Their love for experimenting with sounds had a radio plugger once admitting ‘we don’t really know what they are’, and I have to agree. Their sound seems to alter slightly with every song they produce. In their EP, Open Ears, Gina’s soulful voice smooths over lyrics bleeding insecurity and anger, while the intertwining melodies carry elements of jazz, pop, and indie folk. The girls are right, no one genre is dominant, but the result is nonetheless a wondrous, theatrical masterpiece to my ears.  

“When you’ve grown up doing music your entire life…it was quite new to me that people were obsessed with genres.” says Gina. “It’s completely alien to me. I don’t really know how it matches up to what we make.”

She considers genre an ‘umbrella’ that leads people to other music, but nonetheless one they could never fit under. Yet, maintaining their creative freedom seems to also have come with some obstacles as a seemingly frustrated Lucy admits it’s tougher to break out to a new audience when you don’t know ‘how to pitch your own song’ (“A part of me thinks life might be just a little easier if we just wrote easier songs to listen to,” she says.).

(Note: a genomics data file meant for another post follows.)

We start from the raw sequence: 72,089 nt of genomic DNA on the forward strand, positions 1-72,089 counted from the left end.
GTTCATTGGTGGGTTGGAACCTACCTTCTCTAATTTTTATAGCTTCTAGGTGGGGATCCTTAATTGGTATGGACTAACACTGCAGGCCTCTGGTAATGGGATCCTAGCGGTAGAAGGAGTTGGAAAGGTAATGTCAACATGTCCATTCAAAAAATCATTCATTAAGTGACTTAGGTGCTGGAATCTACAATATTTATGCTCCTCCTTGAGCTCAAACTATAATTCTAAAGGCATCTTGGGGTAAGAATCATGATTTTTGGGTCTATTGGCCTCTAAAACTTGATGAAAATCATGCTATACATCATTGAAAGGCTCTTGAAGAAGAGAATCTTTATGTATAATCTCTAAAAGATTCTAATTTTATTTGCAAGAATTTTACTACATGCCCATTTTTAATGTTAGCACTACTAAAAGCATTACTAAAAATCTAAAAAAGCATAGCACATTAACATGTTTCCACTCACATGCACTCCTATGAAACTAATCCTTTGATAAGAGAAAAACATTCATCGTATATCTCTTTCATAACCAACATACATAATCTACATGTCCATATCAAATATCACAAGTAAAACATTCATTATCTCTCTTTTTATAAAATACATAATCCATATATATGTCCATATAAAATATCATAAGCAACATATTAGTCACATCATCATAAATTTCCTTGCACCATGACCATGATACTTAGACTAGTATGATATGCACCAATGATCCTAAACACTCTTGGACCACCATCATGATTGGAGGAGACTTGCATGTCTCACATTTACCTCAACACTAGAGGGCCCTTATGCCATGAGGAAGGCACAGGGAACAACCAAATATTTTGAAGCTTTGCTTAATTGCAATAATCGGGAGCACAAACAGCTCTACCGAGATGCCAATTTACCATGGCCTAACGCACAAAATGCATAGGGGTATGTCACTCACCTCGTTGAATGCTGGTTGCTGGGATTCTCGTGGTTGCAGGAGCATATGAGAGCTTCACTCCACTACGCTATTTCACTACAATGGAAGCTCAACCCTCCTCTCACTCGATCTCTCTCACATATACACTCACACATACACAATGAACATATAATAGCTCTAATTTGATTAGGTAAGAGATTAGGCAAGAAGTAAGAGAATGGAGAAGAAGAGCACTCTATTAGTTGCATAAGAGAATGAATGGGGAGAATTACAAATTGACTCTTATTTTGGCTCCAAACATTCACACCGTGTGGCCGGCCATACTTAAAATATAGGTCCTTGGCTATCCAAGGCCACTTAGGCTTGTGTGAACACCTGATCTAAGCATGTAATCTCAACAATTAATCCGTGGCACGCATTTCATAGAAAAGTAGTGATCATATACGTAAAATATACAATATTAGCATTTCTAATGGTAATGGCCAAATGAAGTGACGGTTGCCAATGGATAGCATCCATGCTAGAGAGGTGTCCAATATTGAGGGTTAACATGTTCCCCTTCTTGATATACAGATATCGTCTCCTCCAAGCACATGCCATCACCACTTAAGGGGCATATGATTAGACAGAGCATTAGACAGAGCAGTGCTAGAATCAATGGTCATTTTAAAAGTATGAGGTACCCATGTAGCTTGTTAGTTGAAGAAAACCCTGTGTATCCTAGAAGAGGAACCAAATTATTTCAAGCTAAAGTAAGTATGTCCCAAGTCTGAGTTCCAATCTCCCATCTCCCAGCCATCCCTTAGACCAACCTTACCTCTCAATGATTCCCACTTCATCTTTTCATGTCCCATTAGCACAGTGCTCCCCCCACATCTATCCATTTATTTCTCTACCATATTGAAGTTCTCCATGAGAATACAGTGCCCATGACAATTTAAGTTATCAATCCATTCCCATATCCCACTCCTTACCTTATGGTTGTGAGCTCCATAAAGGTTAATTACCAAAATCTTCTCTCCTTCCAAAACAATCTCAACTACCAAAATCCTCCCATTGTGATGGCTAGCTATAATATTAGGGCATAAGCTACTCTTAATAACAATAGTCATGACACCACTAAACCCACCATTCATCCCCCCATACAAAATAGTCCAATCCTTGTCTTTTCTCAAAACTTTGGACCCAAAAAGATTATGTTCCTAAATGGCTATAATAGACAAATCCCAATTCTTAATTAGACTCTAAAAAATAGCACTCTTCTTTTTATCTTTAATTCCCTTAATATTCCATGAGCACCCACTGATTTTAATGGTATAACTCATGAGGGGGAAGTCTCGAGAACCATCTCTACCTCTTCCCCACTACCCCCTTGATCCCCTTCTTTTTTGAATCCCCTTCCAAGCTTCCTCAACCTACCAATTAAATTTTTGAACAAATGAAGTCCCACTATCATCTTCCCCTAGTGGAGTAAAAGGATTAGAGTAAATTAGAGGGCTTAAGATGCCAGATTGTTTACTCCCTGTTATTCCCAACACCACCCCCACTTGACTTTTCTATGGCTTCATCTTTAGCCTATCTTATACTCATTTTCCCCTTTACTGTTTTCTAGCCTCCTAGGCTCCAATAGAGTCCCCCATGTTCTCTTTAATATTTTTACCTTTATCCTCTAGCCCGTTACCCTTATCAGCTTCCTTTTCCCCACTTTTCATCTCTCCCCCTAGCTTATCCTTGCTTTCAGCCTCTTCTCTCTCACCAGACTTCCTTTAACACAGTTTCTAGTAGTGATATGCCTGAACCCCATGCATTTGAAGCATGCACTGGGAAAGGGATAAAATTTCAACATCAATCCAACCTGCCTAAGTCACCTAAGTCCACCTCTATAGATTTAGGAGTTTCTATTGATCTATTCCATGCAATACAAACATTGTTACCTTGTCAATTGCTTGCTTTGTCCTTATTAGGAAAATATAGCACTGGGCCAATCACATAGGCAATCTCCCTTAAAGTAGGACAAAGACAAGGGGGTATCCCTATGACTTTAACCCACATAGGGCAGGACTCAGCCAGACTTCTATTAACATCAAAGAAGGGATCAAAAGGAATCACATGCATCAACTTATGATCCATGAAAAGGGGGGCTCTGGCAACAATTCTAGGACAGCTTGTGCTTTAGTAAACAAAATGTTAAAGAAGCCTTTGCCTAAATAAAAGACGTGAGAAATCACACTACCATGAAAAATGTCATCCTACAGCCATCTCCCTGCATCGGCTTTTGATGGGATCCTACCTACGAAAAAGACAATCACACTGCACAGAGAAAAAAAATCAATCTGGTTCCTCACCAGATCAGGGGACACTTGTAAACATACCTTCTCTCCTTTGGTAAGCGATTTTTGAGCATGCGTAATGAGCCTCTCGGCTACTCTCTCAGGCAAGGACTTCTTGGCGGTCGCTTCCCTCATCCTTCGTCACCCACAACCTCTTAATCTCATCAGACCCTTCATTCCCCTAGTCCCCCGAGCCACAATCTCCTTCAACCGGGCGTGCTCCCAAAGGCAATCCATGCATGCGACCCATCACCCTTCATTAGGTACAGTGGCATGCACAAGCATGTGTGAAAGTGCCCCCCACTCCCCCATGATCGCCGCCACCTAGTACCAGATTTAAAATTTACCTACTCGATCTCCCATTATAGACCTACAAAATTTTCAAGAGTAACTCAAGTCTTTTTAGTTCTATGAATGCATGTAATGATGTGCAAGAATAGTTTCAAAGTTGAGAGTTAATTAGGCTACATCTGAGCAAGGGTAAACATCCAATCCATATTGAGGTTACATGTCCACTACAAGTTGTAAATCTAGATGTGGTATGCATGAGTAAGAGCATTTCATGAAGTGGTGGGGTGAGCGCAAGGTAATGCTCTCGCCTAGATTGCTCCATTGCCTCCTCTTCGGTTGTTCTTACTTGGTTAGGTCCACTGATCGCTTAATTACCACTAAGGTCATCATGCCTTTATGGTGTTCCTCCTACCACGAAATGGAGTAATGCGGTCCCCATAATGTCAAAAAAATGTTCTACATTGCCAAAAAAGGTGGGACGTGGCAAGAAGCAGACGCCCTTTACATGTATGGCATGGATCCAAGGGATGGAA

The girls have done what most artists brave to do in later albums; create music they desire. A couple years back, Ariana Grande admitted in an interview that her third album, Dangerous Woman, was the first one she could include songs that meant something to her. Similarly, Radiohead first established themselves as a solid presence in the rock world before starting to experiment with their sound and coming up with the ground breaking, music industry-altering OK Computer. It is a recipe musicians have followed for decades, but the Before Breakfast duo seems to not be one to stick to the status quo.